Monday, May 27, 2013
Driving around town, looking for the Justice League
I never had the guts to drive around the big city, until the Justice League International made me.
My absolute peak of comic book obsession came at the same time I got my first job, and my first car. Instead of scrimping and saving every cent I could to keep up with the X-Men, I suddenly had a disposable income for the first time ever. And instead of spending all afternoon walking or biking halfway across town to get the latest Adventures of Superman or Namor The Sub-Mariner, I could get them in a ten minute drive.
Even better, I now had the means, funds and desire to go to other towns, and see what sort of comics they had. I could even go to the big cities like Dunedin and Christchurch if I wanted to, where they had actual comic shops, and I could finally fill in some gaps that had been niggling for years, and try some crazy new comic.
The only problem was that I was 16-goddamn-years-old at this time. In New Zealand, you can get your drivers license at 15, and because I lived in a fairly rural community on the arse end of the world, I needed to get my drivers license as soon as possible, if I was going to go anywhere.
So I was driving around my first car before my sixteenth birthday, and had my first proper paycheques after a summer picking asparagus, and because I was a complete fucking dork, all I wanted to do was spend that cash on comic books.
But, like I said, I was hooning around a semi-rural community, and was shit-scared of driving around a big city. I remember looking at maps of the city streets, wondering how the hell I was going to handle all that extra traffic, and whether I could get around the city without going anywhere near a roundabout.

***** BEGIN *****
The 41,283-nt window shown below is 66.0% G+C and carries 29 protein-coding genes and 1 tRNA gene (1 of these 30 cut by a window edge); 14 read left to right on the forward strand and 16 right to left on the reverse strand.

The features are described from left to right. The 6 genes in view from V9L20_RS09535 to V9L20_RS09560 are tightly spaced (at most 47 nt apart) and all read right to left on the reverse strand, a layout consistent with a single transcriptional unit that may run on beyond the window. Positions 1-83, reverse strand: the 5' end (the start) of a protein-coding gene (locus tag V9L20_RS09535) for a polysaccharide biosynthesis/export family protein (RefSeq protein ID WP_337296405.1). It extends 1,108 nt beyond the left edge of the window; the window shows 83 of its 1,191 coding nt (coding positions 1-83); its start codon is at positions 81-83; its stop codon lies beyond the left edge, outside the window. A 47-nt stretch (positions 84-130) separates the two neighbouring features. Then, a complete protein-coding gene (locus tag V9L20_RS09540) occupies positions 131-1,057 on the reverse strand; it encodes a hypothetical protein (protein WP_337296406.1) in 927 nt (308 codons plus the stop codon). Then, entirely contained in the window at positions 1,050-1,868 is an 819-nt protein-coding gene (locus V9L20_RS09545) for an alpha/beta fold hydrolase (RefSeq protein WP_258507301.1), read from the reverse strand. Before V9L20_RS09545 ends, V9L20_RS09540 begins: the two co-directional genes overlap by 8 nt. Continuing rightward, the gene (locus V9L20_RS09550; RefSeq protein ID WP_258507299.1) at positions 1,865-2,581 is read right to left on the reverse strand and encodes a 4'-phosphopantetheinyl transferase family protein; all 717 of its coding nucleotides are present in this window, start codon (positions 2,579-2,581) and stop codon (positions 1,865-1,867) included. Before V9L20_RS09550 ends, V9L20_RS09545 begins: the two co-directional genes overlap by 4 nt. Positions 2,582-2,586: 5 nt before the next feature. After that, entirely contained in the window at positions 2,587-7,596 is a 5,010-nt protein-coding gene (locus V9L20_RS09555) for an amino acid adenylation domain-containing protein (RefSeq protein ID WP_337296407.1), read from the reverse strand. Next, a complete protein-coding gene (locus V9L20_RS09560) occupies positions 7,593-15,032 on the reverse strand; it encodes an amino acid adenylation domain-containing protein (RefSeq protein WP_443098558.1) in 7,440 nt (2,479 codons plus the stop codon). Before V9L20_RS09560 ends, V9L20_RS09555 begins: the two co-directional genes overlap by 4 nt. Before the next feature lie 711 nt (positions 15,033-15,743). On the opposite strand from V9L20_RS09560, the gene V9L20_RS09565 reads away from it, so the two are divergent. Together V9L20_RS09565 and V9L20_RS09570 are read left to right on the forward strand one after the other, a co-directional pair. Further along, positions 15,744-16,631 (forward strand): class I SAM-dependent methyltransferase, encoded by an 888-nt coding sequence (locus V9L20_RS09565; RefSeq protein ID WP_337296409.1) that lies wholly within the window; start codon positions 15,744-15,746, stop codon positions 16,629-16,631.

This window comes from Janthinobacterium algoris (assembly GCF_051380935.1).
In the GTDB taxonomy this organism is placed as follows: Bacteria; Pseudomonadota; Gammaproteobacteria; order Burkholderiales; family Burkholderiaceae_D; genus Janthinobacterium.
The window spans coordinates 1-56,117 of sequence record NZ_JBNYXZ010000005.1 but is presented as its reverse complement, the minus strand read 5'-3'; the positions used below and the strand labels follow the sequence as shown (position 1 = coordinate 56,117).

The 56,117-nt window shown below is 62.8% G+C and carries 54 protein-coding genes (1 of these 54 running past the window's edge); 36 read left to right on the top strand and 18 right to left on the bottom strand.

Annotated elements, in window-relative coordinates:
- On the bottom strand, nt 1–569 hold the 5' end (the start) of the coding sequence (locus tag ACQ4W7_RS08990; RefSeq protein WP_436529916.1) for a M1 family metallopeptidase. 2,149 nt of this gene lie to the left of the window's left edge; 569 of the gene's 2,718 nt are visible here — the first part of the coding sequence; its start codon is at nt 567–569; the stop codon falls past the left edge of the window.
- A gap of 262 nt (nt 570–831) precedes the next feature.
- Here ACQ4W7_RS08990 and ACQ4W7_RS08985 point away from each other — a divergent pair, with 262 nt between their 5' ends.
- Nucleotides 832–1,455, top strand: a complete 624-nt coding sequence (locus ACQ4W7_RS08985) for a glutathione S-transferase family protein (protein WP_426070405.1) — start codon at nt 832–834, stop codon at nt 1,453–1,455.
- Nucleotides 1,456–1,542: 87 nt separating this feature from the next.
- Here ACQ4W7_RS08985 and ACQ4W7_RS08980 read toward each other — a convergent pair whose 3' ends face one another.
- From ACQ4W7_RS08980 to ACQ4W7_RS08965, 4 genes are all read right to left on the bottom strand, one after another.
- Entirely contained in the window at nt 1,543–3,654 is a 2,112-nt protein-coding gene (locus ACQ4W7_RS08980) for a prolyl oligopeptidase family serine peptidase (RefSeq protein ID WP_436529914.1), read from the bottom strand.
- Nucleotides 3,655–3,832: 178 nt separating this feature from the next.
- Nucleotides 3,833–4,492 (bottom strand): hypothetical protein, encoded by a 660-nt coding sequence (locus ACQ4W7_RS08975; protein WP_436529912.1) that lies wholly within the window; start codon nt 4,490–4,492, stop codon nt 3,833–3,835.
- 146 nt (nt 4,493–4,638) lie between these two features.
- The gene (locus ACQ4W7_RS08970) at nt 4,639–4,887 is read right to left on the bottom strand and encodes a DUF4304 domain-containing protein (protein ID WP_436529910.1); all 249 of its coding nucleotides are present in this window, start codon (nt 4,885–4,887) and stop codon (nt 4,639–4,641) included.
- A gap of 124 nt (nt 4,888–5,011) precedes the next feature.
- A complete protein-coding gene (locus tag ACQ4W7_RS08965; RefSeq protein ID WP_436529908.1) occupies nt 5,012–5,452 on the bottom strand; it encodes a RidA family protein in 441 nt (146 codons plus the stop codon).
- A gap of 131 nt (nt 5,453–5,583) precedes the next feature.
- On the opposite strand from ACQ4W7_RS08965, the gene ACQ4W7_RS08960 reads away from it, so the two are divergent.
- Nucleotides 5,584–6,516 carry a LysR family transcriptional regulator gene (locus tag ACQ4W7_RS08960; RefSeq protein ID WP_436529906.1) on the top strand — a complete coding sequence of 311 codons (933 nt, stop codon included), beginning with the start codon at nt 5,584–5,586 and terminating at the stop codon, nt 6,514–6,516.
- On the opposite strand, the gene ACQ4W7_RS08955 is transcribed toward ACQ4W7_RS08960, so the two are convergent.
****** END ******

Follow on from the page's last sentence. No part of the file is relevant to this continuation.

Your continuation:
But all those comics that I knew were sitting in city shops had a powerful allure. Nobody was going to take me to get them, unless I got them myself. I had to man up, if I wanted to get them.
What I needed to spark that off was a new obsession – some new comic title that I could get heavily into and would force me to get off my hick arse and get into town. Something where I had to get as much of it as possible, as quickly as possible. Something with strong art and sophisticated scripting, something with wit and passion and action.
Hello, Justice League International!
I did get the first issue of the Giffen/Dematties Justice League, soon after it came out, but for some reason it never really grabbed me, and the cryptic Sam-Neil-looking dude somehow put me off..
It took me another few years to try it again, and the very first regular issue was #59, which was a spectacular piece of bad timing, because #60 would be Giffen, DeMatteis and Maguire's last, before Dan Jurgens took over the comic. (Which is a bit unfair on the Jurgens Justice League, which I honestly believe is vastly under-rated, if not outright slammed as utterly mediocre by many.)
I've talked about my love of the Justice League Awesome before, and how that love was all too late, with almost all of the issues picked up in the back issue bins. But after getting that penultimate issue, I was hooked, and wanted more, even though it was a task that required dozens and dozens of comics, none of which I would find in my home town (except for #34, which was remarkably easy to track down).